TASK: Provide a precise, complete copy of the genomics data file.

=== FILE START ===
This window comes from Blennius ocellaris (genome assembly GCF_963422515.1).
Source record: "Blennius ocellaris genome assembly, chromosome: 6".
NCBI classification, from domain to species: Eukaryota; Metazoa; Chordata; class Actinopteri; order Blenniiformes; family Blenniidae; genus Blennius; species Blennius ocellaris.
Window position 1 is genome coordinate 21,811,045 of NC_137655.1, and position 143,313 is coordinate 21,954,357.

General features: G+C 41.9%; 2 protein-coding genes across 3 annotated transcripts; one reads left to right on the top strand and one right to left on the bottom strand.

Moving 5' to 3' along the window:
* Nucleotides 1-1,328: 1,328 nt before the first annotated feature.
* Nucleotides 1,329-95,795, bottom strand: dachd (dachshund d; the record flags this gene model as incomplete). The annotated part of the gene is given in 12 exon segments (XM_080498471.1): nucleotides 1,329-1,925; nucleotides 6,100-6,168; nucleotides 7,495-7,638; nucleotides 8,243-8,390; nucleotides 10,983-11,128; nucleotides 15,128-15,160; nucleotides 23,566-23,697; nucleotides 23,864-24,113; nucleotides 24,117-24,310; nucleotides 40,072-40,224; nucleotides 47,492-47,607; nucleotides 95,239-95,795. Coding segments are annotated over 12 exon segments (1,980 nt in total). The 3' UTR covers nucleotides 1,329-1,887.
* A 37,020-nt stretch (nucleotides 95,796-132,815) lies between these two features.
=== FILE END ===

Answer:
This window comes from Blennius ocellaris (genome assembly GCF_963422515.1).
Source record: "Blennius ocellaris genome assembly, chromosome: 6".
NCBI classification, from domain to species: Eukaryota; Metazoa; Chordata; class Actinopteri; order Blenniiformes; family Blenniidae; genus Blennius; species Blennius ocellaris.
Window position 1 is genome coordinate 21,811,045 of NC_137655.1, and position 143,313 is coordinate 21,954,357.

General features: G+C 41.9%; 2 protein-coding genes across 3 annotated transcripts; one reads left to right on the top strand and one right to left on the bottom strand.

Moving 5' to 3' along the window:
* Nucleotides 1-1,328: 1,328 nt before the first annotated feature.
* Nucleotides 1,329-95,795, bottom strand: dachd (dachshund d; the record flags this gene model as incomplete). The annotated part of the gene is given in 12 exon segments (XM_080498471.1): nucleotides 1,329-1,925; nucleotides 6,100-6,168; nucleotides 7,495-7,638; nucleotides 8,243-8,390; nucleotides 10,983-11,128; nucleotides 15,128-15,160; nucleotides 23,566-23,697; nucleotides 23,864-24,113; nucleotides 24,117-24,310; nucleotides 40,072-40,224; nucleotides 47,492-47,607; nucleotides 95,239-95,795. Coding segments are annotated over 12 exon segments (1,980 nt in total). The 3' UTR covers nucleotides 1,329-1,887.
* A 37,020-nt stretch (nucleotides 95,796-132,815) lies between these two features.